Contrary to Malthus's arguments, human food-producing capacity has increased more rapidly than human population. Yet,...

on November 14 at 07:05AM

Question about C

How are we supposed to cross out C for being wrong? My thought process: -Marthus's argument: capacity will not increase more rapidly than population. -Marthus's argument was wrong. -But the agricultural advances that allowed the capacity to increase more rapidly than human population will compromise biological diversity, and thus will support Malthus's prediction in the future. It seems like the correct answer choice is saying that 'Marthus's argument' in sentence 1 is the same thing as 'Malthus's prediction' in sentence 3, hence answer choice D which says it seems wrong but will be correct in future. I thought those two were different, and that (although it first seems not) Marthus's argument is actually supporting Marthus's prediction; hence chose C. I want help to understand how I was supposed to think and not fall for questions like this. How could I correctly cross out C?

2 Replies

Skylar on November 14 at 05:05PM

@CHLee Happy to help!

This is tricky. (C) is incorrect because it says the argument suggests the statement in question "actually supports Malthus's position." In the passage, however, we see this statement introduced as "contrary to Malthus's arguments."

Although one could argue that human food-producing capacity increasing more rapidly than the human population will eventually lead to other effects that will support Malthus's prediction, it is too much of a stretch to say that this statement taken by itself supports the argument. Instead, we should recognize that this statement changing in the future is what may ultimately support Malthus's prediction (D).

Does that help? Let us know if you have any additional questions!

Annie on November 14 at 05:30PM

Hi @CHLee,

Good question! This question is asking you to determine what role a certain statement (P1 below) plays in the argument. The best way to go about this is to break down the argument into its component parts.

Premise: Contrary to Malthus's arguments, food producing capacity has increased faster than human population.
Premise: But, agricultural advances often compromise biological diversity.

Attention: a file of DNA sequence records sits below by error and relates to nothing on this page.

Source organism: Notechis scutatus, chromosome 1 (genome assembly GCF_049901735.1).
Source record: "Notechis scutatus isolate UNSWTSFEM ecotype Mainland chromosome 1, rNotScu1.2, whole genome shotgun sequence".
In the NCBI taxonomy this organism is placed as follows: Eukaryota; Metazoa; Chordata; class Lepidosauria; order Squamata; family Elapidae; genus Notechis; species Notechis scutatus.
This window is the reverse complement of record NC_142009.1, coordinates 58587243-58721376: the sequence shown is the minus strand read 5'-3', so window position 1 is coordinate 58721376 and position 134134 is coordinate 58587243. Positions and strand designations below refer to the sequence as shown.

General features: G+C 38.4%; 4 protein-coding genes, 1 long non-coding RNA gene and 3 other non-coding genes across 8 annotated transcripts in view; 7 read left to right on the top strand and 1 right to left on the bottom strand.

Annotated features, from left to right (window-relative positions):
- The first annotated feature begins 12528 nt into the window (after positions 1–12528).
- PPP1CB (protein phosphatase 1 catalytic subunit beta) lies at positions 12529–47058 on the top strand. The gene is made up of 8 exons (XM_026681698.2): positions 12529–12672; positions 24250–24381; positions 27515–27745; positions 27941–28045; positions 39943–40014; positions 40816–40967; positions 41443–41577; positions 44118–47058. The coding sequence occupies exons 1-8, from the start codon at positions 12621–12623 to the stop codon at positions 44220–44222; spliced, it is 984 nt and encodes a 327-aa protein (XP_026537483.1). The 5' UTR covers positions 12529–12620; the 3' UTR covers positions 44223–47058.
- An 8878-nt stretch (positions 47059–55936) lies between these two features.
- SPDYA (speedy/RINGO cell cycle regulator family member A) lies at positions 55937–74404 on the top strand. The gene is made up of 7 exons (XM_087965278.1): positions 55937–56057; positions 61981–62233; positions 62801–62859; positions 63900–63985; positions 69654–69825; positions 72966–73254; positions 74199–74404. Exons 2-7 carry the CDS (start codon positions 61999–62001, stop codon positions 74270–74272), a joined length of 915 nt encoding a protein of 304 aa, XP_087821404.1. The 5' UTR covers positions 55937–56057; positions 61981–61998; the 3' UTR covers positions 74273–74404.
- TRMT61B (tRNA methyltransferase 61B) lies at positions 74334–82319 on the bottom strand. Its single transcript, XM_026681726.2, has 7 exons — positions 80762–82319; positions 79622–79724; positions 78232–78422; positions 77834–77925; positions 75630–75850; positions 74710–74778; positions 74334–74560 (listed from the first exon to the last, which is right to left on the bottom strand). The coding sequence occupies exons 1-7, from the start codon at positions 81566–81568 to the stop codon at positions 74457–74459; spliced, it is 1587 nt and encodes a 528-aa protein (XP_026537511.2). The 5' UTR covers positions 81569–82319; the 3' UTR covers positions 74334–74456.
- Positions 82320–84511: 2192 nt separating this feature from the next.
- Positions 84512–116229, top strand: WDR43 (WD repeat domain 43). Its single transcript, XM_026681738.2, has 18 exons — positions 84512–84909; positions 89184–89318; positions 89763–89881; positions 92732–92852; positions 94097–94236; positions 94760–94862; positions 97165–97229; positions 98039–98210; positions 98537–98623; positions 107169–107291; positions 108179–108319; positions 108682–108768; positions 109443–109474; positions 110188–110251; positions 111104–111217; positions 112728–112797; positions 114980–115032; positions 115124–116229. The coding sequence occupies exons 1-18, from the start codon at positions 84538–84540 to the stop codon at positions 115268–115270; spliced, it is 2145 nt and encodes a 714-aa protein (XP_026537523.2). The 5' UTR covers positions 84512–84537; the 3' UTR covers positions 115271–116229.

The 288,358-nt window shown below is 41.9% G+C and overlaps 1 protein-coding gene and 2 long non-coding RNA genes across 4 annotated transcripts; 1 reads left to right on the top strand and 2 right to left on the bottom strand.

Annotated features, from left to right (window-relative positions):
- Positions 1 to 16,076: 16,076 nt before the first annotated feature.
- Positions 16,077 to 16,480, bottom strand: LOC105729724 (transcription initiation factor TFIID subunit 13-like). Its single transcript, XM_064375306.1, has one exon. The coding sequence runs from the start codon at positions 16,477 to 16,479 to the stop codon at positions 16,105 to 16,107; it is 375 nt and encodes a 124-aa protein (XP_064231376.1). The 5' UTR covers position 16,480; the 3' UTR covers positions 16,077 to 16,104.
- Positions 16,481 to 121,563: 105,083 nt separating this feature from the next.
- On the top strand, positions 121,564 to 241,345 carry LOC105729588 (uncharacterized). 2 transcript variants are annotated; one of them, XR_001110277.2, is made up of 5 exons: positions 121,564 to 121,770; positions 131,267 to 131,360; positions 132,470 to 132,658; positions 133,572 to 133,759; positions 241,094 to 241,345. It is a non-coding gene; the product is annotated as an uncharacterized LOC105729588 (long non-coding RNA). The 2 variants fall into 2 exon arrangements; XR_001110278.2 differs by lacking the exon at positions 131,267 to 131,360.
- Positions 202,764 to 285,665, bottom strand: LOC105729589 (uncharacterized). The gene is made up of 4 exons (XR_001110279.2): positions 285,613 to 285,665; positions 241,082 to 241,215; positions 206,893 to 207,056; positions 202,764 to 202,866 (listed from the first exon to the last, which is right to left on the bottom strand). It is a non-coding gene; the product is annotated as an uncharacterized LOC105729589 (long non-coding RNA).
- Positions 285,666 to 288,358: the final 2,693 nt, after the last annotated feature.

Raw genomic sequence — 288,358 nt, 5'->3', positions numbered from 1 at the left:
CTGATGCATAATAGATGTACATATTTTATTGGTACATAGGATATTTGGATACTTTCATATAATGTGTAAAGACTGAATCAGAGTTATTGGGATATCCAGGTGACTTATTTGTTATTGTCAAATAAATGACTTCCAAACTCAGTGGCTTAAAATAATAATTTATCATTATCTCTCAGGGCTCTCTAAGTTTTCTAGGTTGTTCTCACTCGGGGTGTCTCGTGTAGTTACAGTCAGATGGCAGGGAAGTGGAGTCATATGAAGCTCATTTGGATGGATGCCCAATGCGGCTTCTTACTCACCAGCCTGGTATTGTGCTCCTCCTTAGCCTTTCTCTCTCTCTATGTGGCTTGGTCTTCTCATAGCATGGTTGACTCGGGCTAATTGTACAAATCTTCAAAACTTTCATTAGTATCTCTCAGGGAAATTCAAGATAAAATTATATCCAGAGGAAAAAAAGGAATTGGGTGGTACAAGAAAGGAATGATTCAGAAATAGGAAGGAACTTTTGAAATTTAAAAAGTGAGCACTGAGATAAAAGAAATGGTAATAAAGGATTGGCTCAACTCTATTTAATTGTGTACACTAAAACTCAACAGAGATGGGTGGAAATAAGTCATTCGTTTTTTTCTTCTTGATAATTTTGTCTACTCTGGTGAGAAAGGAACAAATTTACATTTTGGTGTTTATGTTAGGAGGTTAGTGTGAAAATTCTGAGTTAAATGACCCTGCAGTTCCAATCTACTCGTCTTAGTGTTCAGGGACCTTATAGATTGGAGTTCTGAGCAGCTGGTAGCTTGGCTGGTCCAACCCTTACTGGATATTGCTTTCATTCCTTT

Conclusion: Malthus's prediction that insufficient food will lead to war, pestilence, and famine will likely be correct because a lack of biodiversity will erode our ability to produce food.

Answer Choices:
(A) is incorrect. This answer choice is trying to trick you into forgetting which part of the sentence is at issue. The question is asking about the statement that food producing capacity has increased faster than human population, not about the part of the sentence which states "contrary to Malthus's arguments." So, while Malthus made a hypothesis, the statement in question is not a hypothesis.

(B) is incorrect. This answer choice incorrectly states the conclusion. The argument finds that Malthus will likely be proven correct, not that he was misguided.

(C) is incorrect. This is a very appealing answer choice but is ultimately incorrect because of the statement in the answer choice that it "supports Malthus's position." We know that Malthus believes (1) that the human population will increase more than human food producing capacity and (2) that this will doom humanity. In contrast, the argument here states that (1) human population did not increase more than food producing capacity but (2) advances in agriculture will lead to less biodiversity which will doom humanity. Thus, while the two end up at the same conclusion, they do not get there via the same path. Therefore, the statement is not supporting Malthus's argument.

(D) is correct. The statement is presented as a fact. Additionally, we are told that advances in agriculture will compromise biodiversity which will lead to famine. Thus, the fact that human food-producing capacity has outpaced the human population will change.

(E) is incorrect. The statement is a fact, not a hypothesis, and there is no discussion of inadequate evidence. Thus, this answer is irrelevant.